Throughout Asia, the lion dance is a traditional event in which trained acrobatic performers impersonate the movements of a mythical Chinese lion. Of all the festivities in which the lion dance appears, the most significant is during Chinese New Year celebrations in which they are supposed to invite fortune and luck to businesses,?events and festivals. This set was released alongside the 80105 Chinese New Year Temple Fair, both of which can be combined to create a larger atmosphere of a celebration. 80104 Lion Dance comes with 882 pieces, a new rat costume minifigure, and retails for US $79.99?|?CAN $109.99?|?UK ?64.99. Let’s take a closer look at this set to see how it captures the spirit of such a unique event.
Read our entire review of this Chinese New Year set.
When we featured Cindy Su’s compelling Zhongli Quan figure, she clued us in that he was the first of the legendary Eight Immortals from Chinese mythology that she would build. Now we are enthralled all over again with this lovely He Xaingu figure who is here with her lotus flower to improve our mental and physical health. Her uplifting presence and her healing powers are much appreciated right about now.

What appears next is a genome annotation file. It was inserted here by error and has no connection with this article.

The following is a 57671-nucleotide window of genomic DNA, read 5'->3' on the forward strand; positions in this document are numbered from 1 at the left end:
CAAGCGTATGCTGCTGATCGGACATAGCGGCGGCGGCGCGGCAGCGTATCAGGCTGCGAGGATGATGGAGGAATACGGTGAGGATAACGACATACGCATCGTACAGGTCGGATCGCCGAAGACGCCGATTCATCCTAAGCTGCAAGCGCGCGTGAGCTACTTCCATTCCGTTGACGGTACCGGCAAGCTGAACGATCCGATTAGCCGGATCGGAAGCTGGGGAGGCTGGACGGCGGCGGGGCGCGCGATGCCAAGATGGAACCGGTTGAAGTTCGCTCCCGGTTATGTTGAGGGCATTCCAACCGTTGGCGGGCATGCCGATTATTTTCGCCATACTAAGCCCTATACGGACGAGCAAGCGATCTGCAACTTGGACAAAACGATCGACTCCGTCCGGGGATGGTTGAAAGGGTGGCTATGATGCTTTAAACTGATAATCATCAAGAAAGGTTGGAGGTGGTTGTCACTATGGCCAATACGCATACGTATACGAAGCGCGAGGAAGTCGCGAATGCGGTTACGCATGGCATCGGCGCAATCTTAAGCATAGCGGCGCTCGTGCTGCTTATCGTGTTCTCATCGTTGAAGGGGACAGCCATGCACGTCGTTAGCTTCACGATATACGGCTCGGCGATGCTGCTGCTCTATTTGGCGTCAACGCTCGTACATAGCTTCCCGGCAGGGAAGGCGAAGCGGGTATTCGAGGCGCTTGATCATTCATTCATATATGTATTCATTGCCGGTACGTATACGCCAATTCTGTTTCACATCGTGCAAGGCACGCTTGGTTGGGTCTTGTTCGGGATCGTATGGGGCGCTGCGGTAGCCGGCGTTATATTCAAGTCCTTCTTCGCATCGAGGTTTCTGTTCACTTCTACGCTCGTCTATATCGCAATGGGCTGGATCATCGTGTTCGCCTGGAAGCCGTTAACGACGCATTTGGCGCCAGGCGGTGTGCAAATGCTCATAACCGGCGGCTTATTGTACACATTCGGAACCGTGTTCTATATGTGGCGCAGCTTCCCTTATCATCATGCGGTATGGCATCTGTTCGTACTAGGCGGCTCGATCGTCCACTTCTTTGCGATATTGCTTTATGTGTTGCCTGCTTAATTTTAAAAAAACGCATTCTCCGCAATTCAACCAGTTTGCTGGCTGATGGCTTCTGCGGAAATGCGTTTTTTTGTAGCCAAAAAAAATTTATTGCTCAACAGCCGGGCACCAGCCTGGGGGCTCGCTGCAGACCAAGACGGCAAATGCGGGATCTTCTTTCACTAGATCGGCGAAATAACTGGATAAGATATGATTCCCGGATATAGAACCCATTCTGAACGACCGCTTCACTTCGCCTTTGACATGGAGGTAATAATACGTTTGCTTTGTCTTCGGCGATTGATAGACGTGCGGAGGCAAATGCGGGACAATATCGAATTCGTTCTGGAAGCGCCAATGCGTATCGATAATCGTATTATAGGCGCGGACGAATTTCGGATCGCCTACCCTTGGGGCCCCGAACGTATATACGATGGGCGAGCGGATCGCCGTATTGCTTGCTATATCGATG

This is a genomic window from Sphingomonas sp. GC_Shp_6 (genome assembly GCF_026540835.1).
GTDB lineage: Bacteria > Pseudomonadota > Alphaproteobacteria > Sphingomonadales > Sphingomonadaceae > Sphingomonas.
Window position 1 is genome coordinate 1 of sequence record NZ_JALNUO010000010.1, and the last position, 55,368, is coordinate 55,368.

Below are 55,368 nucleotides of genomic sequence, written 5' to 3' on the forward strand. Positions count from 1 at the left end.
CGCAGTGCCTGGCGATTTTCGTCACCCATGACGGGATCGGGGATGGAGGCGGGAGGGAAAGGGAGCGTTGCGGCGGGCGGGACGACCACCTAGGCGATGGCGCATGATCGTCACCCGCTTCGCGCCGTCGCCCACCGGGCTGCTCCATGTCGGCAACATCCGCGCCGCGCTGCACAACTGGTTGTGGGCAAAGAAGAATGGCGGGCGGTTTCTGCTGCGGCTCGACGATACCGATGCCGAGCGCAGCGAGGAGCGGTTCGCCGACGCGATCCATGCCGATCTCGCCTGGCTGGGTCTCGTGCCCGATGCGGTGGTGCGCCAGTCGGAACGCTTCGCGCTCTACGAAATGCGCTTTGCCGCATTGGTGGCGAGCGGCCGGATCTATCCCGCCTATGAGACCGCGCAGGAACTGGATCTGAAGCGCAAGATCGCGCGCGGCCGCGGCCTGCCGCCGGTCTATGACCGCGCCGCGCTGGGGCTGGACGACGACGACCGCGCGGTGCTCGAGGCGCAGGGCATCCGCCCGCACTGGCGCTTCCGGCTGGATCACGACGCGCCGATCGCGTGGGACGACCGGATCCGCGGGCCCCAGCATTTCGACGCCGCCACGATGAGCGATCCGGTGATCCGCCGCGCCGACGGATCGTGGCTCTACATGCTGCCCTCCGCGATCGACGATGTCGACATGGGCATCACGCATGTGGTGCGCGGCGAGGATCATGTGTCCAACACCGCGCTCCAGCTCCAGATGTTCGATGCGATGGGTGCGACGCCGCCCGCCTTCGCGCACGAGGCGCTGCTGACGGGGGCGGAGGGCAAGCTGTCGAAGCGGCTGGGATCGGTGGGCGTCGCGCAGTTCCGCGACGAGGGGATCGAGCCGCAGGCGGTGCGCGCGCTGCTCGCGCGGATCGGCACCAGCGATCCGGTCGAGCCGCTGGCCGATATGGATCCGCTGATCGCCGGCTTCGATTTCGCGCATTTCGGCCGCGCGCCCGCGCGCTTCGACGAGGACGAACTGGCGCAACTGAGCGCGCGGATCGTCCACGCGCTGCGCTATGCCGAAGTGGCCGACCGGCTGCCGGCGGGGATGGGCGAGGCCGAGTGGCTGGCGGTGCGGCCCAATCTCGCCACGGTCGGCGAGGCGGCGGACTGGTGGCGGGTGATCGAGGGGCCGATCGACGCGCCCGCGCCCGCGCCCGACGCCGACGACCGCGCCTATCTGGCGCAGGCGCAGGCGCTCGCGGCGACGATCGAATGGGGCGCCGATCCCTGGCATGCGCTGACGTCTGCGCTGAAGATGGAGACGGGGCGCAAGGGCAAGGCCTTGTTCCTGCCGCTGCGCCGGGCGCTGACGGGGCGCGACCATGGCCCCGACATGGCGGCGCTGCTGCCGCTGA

Friends sets offer a much more feminine color pallet than your standard LEGO fare and Cindy demonstrates just how lovely that can be. Whether building a car fender, hot air balloon or, in this case, a lotus flower, these parts are proving to be an integral addition to anyone’s LEGO collection. We will patiently await the arrival of Cindy’s other six Immortals from Chinese mythology. In the meantime you can learn more.
Entering a new decade has left me feeling nostalgic for my youth and, since I group up in the ’90s, I was amused when I saw Qian Yj’s LEGO version of an early cellphone. Back then, such phones were such phones were nicknamed bricks due to their tremendous size. This particular model is about as close to a 1:1 replica as you can get, as illustrated by this image of Qian Yj holding the brick in-hand. His replica looks spot-on, from the numbered buttons to the thick antenna protruding from the top. Lime green tiles form the screen and are a perfect choice given the then-state-of-the-art LCD technology.